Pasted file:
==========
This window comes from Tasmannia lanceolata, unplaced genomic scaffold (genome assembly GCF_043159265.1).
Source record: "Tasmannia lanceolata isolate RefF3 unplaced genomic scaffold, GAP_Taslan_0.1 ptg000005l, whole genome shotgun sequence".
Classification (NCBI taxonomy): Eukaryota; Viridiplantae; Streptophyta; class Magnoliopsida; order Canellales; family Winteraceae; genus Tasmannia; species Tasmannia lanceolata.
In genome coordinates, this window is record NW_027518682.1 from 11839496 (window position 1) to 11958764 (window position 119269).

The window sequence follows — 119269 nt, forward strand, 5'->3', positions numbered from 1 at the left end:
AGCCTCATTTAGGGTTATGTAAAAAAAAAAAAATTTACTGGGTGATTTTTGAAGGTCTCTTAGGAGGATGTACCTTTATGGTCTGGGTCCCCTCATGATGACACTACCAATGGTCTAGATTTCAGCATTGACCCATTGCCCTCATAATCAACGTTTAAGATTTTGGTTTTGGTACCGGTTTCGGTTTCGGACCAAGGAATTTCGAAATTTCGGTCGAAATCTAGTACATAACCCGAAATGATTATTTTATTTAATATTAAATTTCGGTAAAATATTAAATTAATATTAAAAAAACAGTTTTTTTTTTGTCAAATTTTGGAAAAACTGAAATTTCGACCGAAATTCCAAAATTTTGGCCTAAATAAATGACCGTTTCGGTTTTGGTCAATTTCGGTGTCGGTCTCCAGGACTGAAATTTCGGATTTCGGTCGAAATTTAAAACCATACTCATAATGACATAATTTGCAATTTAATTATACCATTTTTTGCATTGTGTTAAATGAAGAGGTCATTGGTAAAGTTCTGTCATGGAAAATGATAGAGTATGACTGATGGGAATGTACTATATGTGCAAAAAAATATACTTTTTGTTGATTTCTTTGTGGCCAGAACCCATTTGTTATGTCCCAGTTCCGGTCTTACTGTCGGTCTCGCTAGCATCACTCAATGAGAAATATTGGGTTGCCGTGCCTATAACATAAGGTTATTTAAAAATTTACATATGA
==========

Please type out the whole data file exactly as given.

This window comes from Tasmannia lanceolata, unplaced genomic scaffold (genome assembly GCF_043159265.1).
Source record: "Tasmannia lanceolata isolate RefF3 unplaced genomic scaffold, GAP_Taslan_0.1 ptg000005l, whole genome shotgun sequence".
Classification (NCBI taxonomy): Eukaryota; Viridiplantae; Streptophyta; class Magnoliopsida; order Canellales; family Winteraceae; genus Tasmannia; species Tasmannia lanceolata.
In genome coordinates, this window is record NW_027518682.1 from 11839496 (window position 1) to 11958764 (window position 119269).

The window sequence follows — 119269 nt, forward strand, 5'->3', positions numbered from 1 at the left end:
AGCCTCATTTAGGGTTATGTAAAAAAAAAAAAATTTACTGGGTGATTTTTGAAGGTCTCTTAGGAGGATGTACCTTTATGGTCTGGGTCCCCTCATGATGACACTACCAATGGTCTAGATTTCAGCATTGACCCATTGCCCTCATAATCAACGTTTAAGATTTTGGTTTTGGTACCGGTTTCGGTTTCGGACCAAGGAATTTCGAAATTTCGGTCGAAATCTAGTACATAACCCGAAATGATTATTTTATTTAATATTAAATTTCGGTAAAATATTAAATTAATATTAAAAAAACAGTTTTTTTTTTGTCAAATTTTGGAAAAACTGAAATTTCGACCGAAATTCCAAAATTTTGGCCTAAATAAATGACCGTTTCGGTTTTGGTCAATTTCGGTGTCGGTCTCCAGGACTGAAATTTCGGATTTCGGTCGAAATTTAAAACCATACTCATAATGACATAATTTGCAATTTAATTATACCATTTTTTGCATTGTGTTAAATGAAGAGGTCATTGGTAAAGTTCTGTCATGGAAAATGATAGAGTATGACTGATGGGAATGTACTATATGTGCAAAAAAATATACTTTTTGTTGATTTCTTTGTGGCCAGAACCCATTTGTTATGTCCCAGTTCCGGTCTTACTGTCGGTCTCGCTAGCATCACTCAATGAGAAATATTGGGTTGCCGTGCCTATAACATAAGGTTATTTAAAAATTTACATATGA